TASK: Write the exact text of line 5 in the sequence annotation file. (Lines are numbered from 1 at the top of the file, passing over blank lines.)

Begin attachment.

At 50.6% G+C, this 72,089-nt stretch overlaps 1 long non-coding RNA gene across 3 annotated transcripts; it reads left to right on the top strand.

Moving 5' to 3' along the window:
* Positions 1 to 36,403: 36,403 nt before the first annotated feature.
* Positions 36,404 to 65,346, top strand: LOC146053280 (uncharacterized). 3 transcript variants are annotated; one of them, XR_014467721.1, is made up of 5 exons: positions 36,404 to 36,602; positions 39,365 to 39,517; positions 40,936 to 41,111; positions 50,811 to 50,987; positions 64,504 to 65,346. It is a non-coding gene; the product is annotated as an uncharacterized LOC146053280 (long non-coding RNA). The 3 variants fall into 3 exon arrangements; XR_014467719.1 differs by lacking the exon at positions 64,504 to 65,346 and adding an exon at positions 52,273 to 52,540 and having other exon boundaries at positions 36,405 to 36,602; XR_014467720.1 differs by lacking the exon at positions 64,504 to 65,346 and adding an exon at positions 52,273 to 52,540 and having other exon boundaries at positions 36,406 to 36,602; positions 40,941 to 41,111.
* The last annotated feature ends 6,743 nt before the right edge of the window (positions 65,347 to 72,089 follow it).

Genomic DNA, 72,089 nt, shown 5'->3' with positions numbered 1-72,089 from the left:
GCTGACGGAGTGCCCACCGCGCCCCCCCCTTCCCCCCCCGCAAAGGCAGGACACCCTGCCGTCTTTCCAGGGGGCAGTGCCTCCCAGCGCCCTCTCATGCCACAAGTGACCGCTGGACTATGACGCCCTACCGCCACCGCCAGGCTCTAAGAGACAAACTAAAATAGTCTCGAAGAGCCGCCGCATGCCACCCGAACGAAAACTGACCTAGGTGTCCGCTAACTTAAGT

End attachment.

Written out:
* The last annotated feature ends 6,743 nt before the right edge of the window (positions 65,347 to 72,089 follow it).